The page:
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The History Around Us:

History Through Place and People

Guiding Questions:
● How can we better learn about the past through the use of physical sites?
● How does the National Justice Museum show us about what happened in the

Morning Session - “History Through Place”

Student Objective: How has the site been used throughout its history? What aspects of
this site show us how it has changed over time?
Content Objective: SWBAT critically analyze physical spaces in the site in order to
make inferences about its historical use.
Skill Objective: SWBAT use evidence to support a claim.

Outline of Activities
● Hook: (~20 mins)
○ Students will look at primary sources that are artistic depictions of the
prison over different periods in time, annotating images in small groups of
3 for about 10 minutes.
■ Depending on the number of students and their level of ability, the
facilitator might ask groups to just focus on one of the five images,
or a couple, or all five - discretion should be used.
○ The facilitator will bring all the small groups back together and lead a
discussion about what commonalities the students are seeing in their
different images. The goal of this discussion is to start to give students an
idea of what comes to mind when we talk about the term “prison,” and
what the the term has meant over the course of history.
■ Discussions Questions: Describe the image in front of you. How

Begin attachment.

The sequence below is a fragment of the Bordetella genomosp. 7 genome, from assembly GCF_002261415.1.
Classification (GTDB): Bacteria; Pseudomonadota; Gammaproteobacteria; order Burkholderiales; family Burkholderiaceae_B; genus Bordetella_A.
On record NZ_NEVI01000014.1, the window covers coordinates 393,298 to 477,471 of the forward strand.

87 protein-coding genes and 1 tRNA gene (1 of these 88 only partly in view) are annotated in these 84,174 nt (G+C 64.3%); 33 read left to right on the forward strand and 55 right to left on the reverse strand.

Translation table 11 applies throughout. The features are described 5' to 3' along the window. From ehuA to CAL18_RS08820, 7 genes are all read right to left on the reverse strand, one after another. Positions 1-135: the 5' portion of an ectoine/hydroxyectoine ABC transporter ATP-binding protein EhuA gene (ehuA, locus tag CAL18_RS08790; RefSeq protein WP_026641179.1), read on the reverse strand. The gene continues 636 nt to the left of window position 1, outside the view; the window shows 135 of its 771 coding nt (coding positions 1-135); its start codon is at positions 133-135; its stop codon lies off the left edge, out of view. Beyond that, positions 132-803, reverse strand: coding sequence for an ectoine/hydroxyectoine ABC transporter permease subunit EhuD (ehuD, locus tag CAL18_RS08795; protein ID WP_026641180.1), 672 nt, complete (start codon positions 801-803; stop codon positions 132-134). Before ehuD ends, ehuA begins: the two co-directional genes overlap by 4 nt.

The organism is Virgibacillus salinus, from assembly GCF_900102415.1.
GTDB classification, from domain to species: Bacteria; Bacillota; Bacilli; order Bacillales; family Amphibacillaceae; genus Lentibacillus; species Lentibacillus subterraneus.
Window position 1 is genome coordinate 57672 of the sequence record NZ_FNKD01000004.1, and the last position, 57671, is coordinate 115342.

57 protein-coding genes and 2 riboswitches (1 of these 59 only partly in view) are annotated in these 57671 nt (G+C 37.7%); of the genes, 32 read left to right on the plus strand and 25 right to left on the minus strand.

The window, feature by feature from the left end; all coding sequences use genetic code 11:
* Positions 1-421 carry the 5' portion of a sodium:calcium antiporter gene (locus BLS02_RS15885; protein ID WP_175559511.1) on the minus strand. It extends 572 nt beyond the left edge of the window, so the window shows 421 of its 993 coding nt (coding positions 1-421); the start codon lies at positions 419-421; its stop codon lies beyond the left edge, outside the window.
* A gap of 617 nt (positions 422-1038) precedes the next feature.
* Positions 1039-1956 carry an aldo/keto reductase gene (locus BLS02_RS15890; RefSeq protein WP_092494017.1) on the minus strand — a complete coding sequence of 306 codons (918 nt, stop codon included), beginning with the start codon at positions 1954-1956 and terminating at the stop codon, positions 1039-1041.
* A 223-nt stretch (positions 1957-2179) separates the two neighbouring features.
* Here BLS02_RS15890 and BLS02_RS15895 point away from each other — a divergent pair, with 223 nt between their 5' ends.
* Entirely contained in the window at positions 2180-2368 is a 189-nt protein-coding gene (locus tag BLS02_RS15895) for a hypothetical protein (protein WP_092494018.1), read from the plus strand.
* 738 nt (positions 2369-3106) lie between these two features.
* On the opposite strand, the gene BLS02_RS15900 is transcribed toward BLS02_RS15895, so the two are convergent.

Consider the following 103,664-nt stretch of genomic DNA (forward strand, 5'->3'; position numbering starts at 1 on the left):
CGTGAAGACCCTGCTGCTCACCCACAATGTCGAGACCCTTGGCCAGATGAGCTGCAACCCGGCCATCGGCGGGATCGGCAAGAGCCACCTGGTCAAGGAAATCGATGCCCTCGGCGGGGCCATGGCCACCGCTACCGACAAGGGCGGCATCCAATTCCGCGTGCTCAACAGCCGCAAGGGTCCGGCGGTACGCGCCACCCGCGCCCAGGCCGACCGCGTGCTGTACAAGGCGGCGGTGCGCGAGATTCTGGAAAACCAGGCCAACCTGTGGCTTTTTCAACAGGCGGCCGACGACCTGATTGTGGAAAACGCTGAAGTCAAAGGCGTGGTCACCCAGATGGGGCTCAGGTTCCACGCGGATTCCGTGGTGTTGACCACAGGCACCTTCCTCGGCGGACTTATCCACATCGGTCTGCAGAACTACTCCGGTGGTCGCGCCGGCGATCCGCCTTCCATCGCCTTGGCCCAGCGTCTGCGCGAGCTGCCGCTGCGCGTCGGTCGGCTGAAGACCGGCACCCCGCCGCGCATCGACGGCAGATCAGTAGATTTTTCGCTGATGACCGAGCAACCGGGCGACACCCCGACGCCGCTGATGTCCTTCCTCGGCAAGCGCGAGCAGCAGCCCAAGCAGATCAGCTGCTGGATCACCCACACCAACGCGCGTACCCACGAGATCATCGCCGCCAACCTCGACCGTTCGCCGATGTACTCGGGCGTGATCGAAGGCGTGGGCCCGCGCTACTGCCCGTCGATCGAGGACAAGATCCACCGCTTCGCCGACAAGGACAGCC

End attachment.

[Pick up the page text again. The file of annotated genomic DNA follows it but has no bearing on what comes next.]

does your image show prisons at its point in time? What is the
mood of the depiction? How are the people illustrated? How do the
physical remains inform artistic reconstructions or interpretations of
the site?
● Activity: (~60 mins)
○ Students will receive a graphic organizer with key dates/time periods from
the museum’s history on one side and a blank column on the other with a
guiding question, “What evidence in the museum is reflective of this point
in time?”

○ The facilitator will explain the directions for this activity and give an outline
for what the students will be tasked with:
■ Directions and explanation: “As you receive your graphic organizer,
you will see a guiding question at the top of the right-hand column
that says... Can someone read this aloud for me? Our focus for
today and the GCSE module that we are working with is that we
can learn a lot about what happened in the past from the physical
remains of a place. A real method in which historians work to learn
about what happened in the past is by analyzing the remains of a